“How’s it going with living with less?” my mother-in-law asked me. (I guess she had been following along on my blog).
I’m happy she asked. I haven’t thought much about it these days but I think that’s saying something good: I don’t miss having more than one suitcase of clothes. In fact, I’m not even wearing everything in that suitcase. I’ve been doing two loads of laundry a week – two small loads. I noticed that on Sunday when I had finished up.
I could get used to this, I thought.
So far, I’m happy with how everything is going. I have what I need. I feel pretty.
Isn’t that all a woman needs?
Don’t forget I’m running a giveaway which you can read more about here
. You can get another entry every day for tweeting or sharing on Facebook or Google+
One of the biggest things preventing me from running in previous years was the ‘what do I do in winter?’ problem. It often happened where I would get inspired in September or October only to decide to abandon the idea before I even started because I didn’t know what to do in the winter. I was/am loath to spend $60 a month just to run a treadmill inside. Or – if gyms are anything like my experience when I went to my University gym – pay $60 to wait for a treadmill to run on.
This year, I did some research into how I could run throughout the fall and winter. With the help of google and some tips from friends, here are the two main things that have helped me on those cold mornings that I’ve run in recent weeks.
Dress for 15 to 20 Degrees Warmer
“Over-dressing is easy to do in winter running. Dressing for 15 to 20 degrees warmer than it actually is will allow your body temperature to increase and reduce the risk of overheating and excessive sweat. You should feel chilled when you walk out the door. If you are toasty warm, remove a layer. Less is more.” (Winter Running Tips by Active.com)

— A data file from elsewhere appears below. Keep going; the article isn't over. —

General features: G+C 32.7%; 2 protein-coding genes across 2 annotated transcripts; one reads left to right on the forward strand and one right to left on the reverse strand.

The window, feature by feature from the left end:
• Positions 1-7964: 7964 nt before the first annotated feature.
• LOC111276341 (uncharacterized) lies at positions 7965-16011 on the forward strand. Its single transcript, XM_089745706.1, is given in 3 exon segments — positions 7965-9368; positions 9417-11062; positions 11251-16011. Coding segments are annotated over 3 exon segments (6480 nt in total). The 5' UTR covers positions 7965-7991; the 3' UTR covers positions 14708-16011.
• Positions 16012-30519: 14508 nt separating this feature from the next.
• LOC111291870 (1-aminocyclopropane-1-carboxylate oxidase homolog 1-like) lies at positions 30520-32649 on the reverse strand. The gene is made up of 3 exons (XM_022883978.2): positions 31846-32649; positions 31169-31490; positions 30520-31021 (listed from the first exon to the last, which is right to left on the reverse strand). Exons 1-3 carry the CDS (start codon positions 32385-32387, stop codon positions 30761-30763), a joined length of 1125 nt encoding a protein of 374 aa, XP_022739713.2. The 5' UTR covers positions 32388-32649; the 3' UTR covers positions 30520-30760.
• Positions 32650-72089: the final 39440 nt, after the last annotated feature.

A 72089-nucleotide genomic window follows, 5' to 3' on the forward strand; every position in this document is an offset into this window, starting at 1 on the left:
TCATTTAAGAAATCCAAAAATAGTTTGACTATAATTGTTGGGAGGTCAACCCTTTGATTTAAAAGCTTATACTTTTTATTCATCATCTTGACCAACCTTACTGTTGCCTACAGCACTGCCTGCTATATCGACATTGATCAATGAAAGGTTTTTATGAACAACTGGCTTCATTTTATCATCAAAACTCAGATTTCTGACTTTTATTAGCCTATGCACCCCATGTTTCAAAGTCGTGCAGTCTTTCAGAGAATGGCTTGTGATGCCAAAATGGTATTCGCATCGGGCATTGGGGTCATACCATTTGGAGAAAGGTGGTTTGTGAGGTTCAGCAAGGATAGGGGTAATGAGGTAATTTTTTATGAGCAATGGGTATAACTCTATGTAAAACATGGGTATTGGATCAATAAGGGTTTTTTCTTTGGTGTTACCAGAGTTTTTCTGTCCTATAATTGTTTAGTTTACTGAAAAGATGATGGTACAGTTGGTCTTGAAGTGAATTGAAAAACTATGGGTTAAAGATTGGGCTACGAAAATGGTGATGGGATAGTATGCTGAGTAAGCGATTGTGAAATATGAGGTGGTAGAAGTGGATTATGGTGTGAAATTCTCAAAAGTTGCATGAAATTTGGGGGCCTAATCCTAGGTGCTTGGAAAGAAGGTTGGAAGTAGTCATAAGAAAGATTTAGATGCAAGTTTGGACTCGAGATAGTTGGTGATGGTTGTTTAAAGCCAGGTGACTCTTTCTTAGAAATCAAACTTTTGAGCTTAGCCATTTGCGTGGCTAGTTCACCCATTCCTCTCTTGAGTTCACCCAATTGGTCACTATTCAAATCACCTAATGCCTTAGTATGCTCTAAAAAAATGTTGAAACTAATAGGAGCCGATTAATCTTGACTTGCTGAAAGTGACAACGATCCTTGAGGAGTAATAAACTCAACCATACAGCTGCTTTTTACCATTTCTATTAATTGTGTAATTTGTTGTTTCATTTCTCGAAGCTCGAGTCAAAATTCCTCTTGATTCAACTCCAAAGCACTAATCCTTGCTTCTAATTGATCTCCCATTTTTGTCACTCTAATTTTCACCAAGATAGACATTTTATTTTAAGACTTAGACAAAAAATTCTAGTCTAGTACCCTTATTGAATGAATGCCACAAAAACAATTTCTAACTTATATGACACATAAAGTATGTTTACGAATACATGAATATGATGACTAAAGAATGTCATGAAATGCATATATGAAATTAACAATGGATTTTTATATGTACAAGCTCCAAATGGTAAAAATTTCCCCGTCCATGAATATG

What to wear
Thanks to the advice from a friend, I figured out what to wear based on the weather and the advice above.
Now on days that it’s -5ºC, I wear a long sleeve moisture wicking shirt and a shell jacket, tights, socks shoes. -5 is no longer a scary concept. Once it gets colder I’ll add a fleece layer over top the long sleeve.
Most important lesson
These two pieces of information have given me the information I need not to be afraid of running. I already had all of these wardrobe items. There are only a few more that I think I will need to add: better (smaller) gloves, wool socks, and a toque that leaves a hole for my ponytail! I’m no longer afraid to run in the cold because I’m prepared.
I’m a little nervous about what it will be like when it’s really cold and I’m breathing in cold air into my lungs all the time. We’ll cross that bridge when we get there.
What about you? Do you have any more tips on how to run in the fall/winter? You can leave a comment by clicking here.